There's a sense of optimism that goes with having a garage sale. Shedding boxes of assorted items that no longer make sense to hang on to is both satisfying and liberating. Having moved a time or two, I am quite familiar with the process of getting rid of boxes of stuff that live under the stairs, in the basement, and in the space over the garage. It seems I can store three boxes of clothes, and the next thing I know there are seven for me to remove. It's amazing how we accumulate stuff.

Recently, I was helping a friend set up for a garage sale. He and his wife are planning to sell their house, so the couple wanted to dig in and deplete all the stuff they don't need any more.

Now having three kids under the age of five meant they had piles of clothes these young ones would never wear again. He asked me if I would help him price the items.

So with the season opener on the air, we were off and running -- well, sort of.

The first three boxes were full of newborn boy's outfits. We spent the first couple of innings examining each piece for condition, frayed edges and, most of all, stains. Each piece was held up, critiqued, and priced to sell at anywhere from $3 to $.25. At this rate, I figured we'd be done by the end of the game.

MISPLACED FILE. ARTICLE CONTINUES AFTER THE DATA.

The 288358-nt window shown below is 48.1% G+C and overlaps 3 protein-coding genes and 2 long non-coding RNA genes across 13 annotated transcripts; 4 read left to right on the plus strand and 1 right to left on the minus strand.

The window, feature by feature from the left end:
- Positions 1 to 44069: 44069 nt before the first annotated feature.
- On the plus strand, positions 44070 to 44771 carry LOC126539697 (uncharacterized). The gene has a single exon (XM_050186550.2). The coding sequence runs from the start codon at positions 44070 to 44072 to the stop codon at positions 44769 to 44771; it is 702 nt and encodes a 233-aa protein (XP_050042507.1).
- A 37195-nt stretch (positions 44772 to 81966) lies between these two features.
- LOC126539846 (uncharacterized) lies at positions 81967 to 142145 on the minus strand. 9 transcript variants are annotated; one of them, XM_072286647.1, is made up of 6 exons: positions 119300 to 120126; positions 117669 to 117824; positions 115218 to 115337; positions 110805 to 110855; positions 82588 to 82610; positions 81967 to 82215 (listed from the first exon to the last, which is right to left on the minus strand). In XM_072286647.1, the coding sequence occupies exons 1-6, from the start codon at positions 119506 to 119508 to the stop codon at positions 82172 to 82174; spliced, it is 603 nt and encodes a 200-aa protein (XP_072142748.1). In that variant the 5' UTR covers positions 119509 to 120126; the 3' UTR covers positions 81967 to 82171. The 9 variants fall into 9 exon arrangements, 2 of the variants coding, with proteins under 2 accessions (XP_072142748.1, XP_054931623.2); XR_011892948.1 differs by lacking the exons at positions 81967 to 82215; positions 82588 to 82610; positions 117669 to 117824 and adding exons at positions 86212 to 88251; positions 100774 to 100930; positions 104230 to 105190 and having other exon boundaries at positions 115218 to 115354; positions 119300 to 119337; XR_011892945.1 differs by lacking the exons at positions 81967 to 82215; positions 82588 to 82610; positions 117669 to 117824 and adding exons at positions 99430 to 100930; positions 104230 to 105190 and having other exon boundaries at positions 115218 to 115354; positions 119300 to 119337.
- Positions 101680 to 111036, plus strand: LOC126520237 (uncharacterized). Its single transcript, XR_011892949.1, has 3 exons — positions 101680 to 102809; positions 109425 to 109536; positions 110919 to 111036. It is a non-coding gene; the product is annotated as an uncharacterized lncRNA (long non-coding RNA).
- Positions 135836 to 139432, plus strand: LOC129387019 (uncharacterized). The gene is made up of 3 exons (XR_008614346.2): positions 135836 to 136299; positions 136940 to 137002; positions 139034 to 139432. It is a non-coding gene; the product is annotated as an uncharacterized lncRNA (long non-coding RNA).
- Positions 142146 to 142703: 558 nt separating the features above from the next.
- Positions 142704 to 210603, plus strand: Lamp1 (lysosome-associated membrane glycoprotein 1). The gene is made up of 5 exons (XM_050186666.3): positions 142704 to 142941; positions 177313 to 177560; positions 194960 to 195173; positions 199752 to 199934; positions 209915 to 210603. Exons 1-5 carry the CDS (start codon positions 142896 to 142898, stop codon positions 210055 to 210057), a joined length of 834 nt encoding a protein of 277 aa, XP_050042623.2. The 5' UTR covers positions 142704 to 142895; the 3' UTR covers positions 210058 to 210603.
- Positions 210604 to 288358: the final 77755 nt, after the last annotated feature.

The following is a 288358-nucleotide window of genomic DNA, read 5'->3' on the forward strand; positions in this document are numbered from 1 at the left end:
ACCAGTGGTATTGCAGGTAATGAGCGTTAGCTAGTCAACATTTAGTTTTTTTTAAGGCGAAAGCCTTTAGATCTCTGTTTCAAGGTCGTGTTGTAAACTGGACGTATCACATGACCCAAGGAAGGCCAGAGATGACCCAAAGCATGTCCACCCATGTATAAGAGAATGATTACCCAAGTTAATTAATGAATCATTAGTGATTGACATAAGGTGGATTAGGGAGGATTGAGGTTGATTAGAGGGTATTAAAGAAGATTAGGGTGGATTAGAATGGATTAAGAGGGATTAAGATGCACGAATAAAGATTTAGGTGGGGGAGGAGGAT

Then his wife began hauling in other boxes of clothing -- 25 total -- in all sizes, boys and girls.


At this onslaught, either the game would be a record-setting extra-inning affair going into the wee hours, or we'd have to drastically change our pricing technique. Undeterred by this tsunami of kids' clothing, we stepped into high tide and got into the flow of things: pants were all $1, shirts were 25 cents and, if something looked really good, they went for 50 cents.

We laid out eight tables of kids clothes and arranged the other miscellaneous stuff in an attractive setting. Then we waited.

Three days later, he had $700 firmly in hand, mostly by selling 25-cent outfits. Now that was a lot of clothes!

My friend announced the staggering good news to his wife with the admonition, "Let's not accumulate that much -- ever again."

And with that I say, gentlemen, that's good advice for us all.

You see, each one of us carries around boxes of "stuff." Some are filled to overflowing with regrets; some are marked as "bad decisions." Others say, "Stuff I don't feel good about." Maybe it's time we check out those boxes, and drag them (along with their contents) to the curb. After all, there's nothing there to be passed on or resold in them, it's purely garbage. We need to let go of this stuff and give ourselves a fresh start, with the resolution we will not accumulate that many items, ever again.

Good luck getting rid of some dead weight this week.

It's easy to hang on to all sorts of things that weigh us down. Getting rid of life's outworn physical objects is simple compared to some of the stuff that drags us down inside.

Anything bogging you down? Anything you've had good success in pitching to the curb? Any words of advice to others who may be burdened with things they need to unload?

You can pass along your words of wisdom by clicking here and telling us about it.

Tuesday, March 20, 2018